What I Enjoyed the Most about Find Me
This novel was split into four parts, and I’m very surprised to say that I thoroughly enjoyed Elio’s father, Samuel’s, point of view the most as we see him fall for a stranger he met on the train one morning. Their love is explosive, chaotic, impulsive, and really pleasing to see because Samuel made such an impact, to me, in CMBYN. Being able to explore his character further was a pleasant surprise.
I really enjoyed how his story explores the idea of two people who have settled in every area of their lives are finally putting their own happiness first. While their love may be insta-lovey, seeing them happy and completely at ease with one another was so refreshing, and it makes me happy to see Samuel get his happy ending that he told Elio he had been searching for all his life in CMBYN.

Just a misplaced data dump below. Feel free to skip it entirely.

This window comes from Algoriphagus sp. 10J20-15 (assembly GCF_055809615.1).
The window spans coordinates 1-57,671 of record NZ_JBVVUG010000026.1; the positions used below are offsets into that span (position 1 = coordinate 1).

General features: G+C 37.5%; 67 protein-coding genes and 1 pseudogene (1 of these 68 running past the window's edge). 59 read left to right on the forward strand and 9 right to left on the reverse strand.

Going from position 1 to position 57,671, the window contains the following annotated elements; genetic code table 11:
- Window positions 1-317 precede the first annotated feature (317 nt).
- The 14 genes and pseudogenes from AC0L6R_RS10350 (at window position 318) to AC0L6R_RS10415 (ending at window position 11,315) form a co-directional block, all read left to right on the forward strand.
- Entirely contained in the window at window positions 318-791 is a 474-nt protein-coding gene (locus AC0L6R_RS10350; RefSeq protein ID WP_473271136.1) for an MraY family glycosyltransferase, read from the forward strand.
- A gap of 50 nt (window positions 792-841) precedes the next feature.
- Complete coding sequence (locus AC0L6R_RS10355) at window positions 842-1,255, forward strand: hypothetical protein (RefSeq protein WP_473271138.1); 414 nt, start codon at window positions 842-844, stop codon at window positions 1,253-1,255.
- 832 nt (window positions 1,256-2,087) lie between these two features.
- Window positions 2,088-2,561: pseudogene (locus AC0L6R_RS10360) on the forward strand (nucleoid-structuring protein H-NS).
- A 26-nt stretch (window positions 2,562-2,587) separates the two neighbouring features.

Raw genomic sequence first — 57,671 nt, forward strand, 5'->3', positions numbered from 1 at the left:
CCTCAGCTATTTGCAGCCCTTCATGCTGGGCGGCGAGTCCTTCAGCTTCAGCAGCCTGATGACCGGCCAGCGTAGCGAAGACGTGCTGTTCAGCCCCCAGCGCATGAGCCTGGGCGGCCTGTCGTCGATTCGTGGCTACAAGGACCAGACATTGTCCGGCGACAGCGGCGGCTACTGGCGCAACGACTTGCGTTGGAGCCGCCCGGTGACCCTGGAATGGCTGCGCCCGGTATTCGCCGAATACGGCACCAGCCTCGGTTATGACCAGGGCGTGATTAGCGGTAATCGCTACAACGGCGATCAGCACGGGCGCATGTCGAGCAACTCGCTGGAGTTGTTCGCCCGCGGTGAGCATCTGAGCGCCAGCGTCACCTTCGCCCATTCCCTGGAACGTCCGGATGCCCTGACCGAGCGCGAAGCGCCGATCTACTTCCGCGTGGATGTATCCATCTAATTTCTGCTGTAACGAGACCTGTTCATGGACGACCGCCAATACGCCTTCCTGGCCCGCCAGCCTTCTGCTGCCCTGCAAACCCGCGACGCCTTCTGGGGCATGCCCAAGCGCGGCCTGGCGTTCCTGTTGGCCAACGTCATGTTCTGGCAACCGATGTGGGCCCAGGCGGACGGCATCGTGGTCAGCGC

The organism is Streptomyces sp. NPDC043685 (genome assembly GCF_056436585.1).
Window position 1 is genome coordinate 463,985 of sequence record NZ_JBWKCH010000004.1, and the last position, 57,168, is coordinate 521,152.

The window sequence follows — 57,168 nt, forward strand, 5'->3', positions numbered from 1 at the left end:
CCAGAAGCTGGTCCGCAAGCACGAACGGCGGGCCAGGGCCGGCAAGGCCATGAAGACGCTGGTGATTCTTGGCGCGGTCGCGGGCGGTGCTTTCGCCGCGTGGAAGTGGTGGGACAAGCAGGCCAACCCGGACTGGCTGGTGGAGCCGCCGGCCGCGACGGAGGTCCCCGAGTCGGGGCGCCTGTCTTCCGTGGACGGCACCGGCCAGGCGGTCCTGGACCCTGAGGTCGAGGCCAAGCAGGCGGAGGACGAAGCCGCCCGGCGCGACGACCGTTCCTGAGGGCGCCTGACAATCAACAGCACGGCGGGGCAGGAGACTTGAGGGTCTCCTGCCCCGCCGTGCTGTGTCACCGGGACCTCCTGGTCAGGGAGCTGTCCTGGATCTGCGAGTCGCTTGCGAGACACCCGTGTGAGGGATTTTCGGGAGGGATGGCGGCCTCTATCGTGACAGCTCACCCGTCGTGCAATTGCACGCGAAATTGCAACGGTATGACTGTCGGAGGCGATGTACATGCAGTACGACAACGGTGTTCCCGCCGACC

Some Details I Didn’t Necessarily Enjoy about Find Me
As we follow Elio’s perspective, we get to see him falling for a man twice his age (Aciman seems to have a love for age gaps, and while I’m not complaining about it, having it prevalent in every relationship is a bit much) whose only role in the novel is to remind Elio that he needs to find Oliver, again, in order to live a life free of regrets. I didn’t understand why Aciman spent so much of our time following Elio and Michel together when they had very little chemistry as a couple. It seems as though they come together due to shared loneliness and the need to cling onto another to remind themselves that they are alive, and that makes me incredibly sad.
It seems as if Elio lives his entire life with the belief that he needs to cling onto others in order to feel any semblance of happiness, and I wish I could shake his shoulders and say, “You don’t need another person’s love and acceptance to feel complete or happy in life. That isn’t healthy.”